'There is a monster in the forest, whispered the trees.
“I know, Sister.” I patted the vast trunk of an ancient cedar with one sun-browned hand as I passed. “I know.”
The tree shuddered a little. I turned away to crouch by the body of the serow I had just brought down. Its thrashing and struggling had already stopped. My fingers sank into the soft, greyish fur as I turned it over and looked down into the animal’s swiftly clouding eyes. I did not fool myself that its death had been painless – how could death ever be without agony? – but my arrow was embedded deeply in the mountain antelope’s heart. It had only suffered for a moment in its passing. That was the best I could do.
The serow’s meat, hung and cured, would feed us for many days. Its pelt would make a warm blanket and perhaps mittens for the coming winter. The horns and bones would become a multitude of useful tools. I had seen little game today, and I was already perilously close to the ever-shifting edge of the Dark Wood that encircled the village; the small preserve of friendly trees that made up our hunting grounds were anxious, shivering and creaking around me, warning me from wandering deeper.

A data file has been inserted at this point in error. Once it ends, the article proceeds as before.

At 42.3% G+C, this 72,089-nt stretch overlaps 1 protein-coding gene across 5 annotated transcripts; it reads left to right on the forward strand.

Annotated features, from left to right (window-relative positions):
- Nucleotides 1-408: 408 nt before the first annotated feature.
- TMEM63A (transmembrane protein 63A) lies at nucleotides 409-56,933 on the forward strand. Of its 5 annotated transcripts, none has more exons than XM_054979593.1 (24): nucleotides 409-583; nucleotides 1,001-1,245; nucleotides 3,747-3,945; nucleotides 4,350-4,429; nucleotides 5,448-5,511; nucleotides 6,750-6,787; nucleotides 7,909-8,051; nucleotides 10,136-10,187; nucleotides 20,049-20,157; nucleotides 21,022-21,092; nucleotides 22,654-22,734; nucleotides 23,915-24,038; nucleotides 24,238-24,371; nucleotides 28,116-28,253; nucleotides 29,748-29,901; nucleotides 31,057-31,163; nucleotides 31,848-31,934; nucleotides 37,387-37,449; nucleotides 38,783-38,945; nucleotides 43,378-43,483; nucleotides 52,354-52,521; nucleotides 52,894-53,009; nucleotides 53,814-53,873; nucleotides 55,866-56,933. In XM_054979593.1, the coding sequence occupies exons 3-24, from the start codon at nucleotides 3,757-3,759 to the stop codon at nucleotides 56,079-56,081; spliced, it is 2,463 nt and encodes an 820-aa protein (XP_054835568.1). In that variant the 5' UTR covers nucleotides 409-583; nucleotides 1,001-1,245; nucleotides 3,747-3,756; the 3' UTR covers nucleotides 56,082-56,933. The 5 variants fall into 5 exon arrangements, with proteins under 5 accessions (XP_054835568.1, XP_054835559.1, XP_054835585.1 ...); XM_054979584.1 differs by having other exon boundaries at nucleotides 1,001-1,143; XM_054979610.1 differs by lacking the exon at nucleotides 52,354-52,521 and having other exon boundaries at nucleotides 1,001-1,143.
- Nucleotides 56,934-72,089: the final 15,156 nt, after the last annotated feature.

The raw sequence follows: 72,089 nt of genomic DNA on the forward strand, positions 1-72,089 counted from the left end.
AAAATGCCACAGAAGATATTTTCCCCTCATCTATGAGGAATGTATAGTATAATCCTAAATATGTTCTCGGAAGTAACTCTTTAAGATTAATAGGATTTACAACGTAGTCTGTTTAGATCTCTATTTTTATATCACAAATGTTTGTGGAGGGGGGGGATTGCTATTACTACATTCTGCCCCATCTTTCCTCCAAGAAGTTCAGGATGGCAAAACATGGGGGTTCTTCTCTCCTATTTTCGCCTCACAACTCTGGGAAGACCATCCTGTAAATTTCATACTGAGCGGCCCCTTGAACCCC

The animal’s death had been necessary, vitally necessary, to our survival. “Thank you,” I said quietly.'